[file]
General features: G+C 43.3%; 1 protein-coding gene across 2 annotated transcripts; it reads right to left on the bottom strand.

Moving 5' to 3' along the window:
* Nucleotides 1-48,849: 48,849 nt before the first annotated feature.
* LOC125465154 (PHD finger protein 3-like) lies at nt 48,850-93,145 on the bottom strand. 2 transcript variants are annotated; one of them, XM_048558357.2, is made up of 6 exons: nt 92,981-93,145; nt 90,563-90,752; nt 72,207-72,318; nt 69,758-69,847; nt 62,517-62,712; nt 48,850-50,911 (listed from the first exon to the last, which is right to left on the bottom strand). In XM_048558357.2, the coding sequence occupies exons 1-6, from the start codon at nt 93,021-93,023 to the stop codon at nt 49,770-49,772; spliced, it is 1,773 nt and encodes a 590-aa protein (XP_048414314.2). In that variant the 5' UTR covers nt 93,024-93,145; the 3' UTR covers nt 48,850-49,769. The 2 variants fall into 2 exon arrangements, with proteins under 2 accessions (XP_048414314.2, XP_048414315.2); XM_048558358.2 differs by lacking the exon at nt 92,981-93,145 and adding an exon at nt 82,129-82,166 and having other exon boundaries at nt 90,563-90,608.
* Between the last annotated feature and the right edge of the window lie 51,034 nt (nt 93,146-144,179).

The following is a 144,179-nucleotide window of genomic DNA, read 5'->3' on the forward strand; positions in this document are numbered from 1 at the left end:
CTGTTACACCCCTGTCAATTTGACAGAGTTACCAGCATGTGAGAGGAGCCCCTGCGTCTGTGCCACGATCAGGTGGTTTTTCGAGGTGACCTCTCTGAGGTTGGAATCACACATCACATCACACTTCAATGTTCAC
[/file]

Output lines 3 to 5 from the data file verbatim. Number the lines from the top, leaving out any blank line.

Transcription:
* Nucleotides 1-48,849: 48,849 nt before the first annotated feature.
* LOC125465154 (PHD finger protein 3-like) lies at nt 48,850-93,145 on the bottom strand. 2 transcript variants are annotated; one of them, XM_048558357.2, is made up of 6 exons: nt 92,981-93,145; nt 90,563-90,752; nt 72,207-72,318; nt 69,758-69,847; nt 62,517-62,712; nt 48,850-50,911 (listed from the first exon to the last, which is right to left on the bottom strand). In XM_048558357.2, the coding sequence occupies exons 1-6, from the start codon at nt 93,021-93,023 to the stop codon at nt 49,770-49,772; spliced, it is 1,773 nt and encodes a 590-aa protein (XP_048414314.2). In that variant the 5' UTR covers nt 93,024-93,145; the 3' UTR covers nt 48,850-49,769. The 2 variants fall into 2 exon arrangements, with proteins under 2 accessions (XP_048414314.2, XP_048414315.2); XM_048558358.2 differs by lacking the exon at nt 92,981-93,145 and adding an exon at nt 82,129-82,166 and having other exon boundaries at nt 90,563-90,608.
* Between the last annotated feature and the right edge of the window lie 51,034 nt (nt 93,146-144,179).